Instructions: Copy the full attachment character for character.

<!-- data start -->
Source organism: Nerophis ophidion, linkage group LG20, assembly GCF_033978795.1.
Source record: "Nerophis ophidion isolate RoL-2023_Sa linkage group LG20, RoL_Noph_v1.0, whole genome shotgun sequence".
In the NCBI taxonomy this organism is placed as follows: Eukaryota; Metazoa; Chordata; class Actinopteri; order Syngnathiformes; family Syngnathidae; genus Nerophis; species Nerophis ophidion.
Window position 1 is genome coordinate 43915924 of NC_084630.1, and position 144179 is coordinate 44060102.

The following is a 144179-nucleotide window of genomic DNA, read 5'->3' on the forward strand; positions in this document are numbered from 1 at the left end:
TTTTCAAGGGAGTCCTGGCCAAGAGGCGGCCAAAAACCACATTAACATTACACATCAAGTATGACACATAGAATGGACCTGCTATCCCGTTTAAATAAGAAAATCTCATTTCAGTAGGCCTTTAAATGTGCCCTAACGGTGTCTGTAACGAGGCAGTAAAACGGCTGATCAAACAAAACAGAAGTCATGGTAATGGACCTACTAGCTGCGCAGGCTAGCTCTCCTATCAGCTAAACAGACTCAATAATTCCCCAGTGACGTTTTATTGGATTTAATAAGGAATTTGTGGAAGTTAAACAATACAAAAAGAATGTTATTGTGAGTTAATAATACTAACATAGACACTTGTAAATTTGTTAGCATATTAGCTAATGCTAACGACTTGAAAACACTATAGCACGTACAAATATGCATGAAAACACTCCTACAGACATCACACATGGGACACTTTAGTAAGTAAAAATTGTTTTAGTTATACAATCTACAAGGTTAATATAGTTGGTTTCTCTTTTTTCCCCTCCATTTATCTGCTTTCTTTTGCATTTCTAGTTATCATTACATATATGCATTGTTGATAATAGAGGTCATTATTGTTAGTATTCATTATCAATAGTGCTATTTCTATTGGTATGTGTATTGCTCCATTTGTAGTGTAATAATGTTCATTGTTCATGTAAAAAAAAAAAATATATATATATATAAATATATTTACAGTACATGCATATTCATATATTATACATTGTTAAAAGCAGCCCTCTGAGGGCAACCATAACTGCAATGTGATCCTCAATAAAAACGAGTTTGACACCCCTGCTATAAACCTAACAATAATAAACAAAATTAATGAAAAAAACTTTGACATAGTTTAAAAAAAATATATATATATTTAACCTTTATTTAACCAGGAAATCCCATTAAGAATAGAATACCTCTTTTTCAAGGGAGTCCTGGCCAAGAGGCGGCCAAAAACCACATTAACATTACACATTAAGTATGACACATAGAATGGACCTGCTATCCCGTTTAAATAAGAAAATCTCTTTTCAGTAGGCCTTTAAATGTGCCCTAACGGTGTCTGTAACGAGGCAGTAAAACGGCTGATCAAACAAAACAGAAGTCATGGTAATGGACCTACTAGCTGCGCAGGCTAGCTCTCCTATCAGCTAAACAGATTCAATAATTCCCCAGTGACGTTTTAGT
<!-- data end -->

Source organism: Nerophis ophidion, linkage group LG20, assembly GCF_033978795.1.
Source record: "Nerophis ophidion isolate RoL-2023_Sa linkage group LG20, RoL_Noph_v1.0, whole genome shotgun sequence".
In the NCBI taxonomy this organism is placed as follows: Eukaryota; Metazoa; Chordata; class Actinopteri; order Syngnathiformes; family Syngnathidae; genus Nerophis; species Nerophis ophidion.
Window position 1 is genome coordinate 43915924 of NC_084630.1, and position 144179 is coordinate 44060102.

The following is a 144179-nucleotide window of genomic DNA, read 5'->3' on the forward strand; positions in this document are numbered from 1 at the left end:
TTTTCAAGGGAGTCCTGGCCAAGAGGCGGCCAAAAACCACATTAACATTACACATCAAGTATGACACATAGAATGGACCTGCTATCCCGTTTAAATAAGAAAATCTCATTTCAGTAGGCCTTTAAATGTGCCCTAACGGTGTCTGTAACGAGGCAGTAAAACGGCTGATCAAACAAAACAGAAGTCATGGTAATGGACCTACTAGCTGCGCAGGCTAGCTCTCCTATCAGCTAAACAGACTCAATAATTCCCCAGTGACGTTTTATTGGATTTAATAAGGAATTTGTGGAAGTTAAACAATACAAAAAGAATGTTATTGTGAGTTAATAATACTAACATAGACACTTGTAAATTTGTTAGCATATTAGCTAATGCTAACGACTTGAAAACACTATAGCACGTACAAATATGCATGAAAACACTCCTACAGACATCACACATGGGACACTTTAGTAAGTAAAAATTGTTTTAGTTATACAATCTACAAGGTTAATATAGTTGGTTTCTCTTTTTTCCCCTCCATTTATCTGCTTTCTTTTGCATTTCTAGTTATCATTACATATATGCATTGTTGATAATAGAGGTCATTATTGTTAGTATTCATTATCAATAGTGCTATTTCTATTGGTATGTGTATTGCTCCATTTGTAGTGTAATAATGTTCATTGTTCATGTAAAAAAAAAAAATATATATATATATAAATATATTTACAGTACATGCATATTCATATATTATACATTGTTAAAAGCAGCCCTCTGAGGGCAACCATAACTGCAATGTGATCCTCAATAAAAACGAGTTTGACACCCCTGCTATAAACCTAACAATAATAAACAAAATTAATGAAAAAAACTTTGACATAGTTTAAAAAAAATATATATATATTTAACCTTTATTTAACCAGGAAATCCCATTAAGAATAGAATACCTCTTTTTCAAGGGAGTCCTGGCCAAGAGGCGGCCAAAAACCACATTAACATTACACATTAAGTATGACACATAGAATGGACCTGCTATCCCGTTTAAATAAGAAAATCTCTTTTCAGTAGGCCTTTAAATGTGCCCTAACGGTGTCTGTAACGAGGCAGTAAAACGGCTGATCAAACAAAACAGAAGTCATGGTAATGGACCTACTAGCTGCGCAGGCTAGCTCTCCTATCAGCTAAACAGATTCAATAATTCCCCAGTGACGTTTTAGT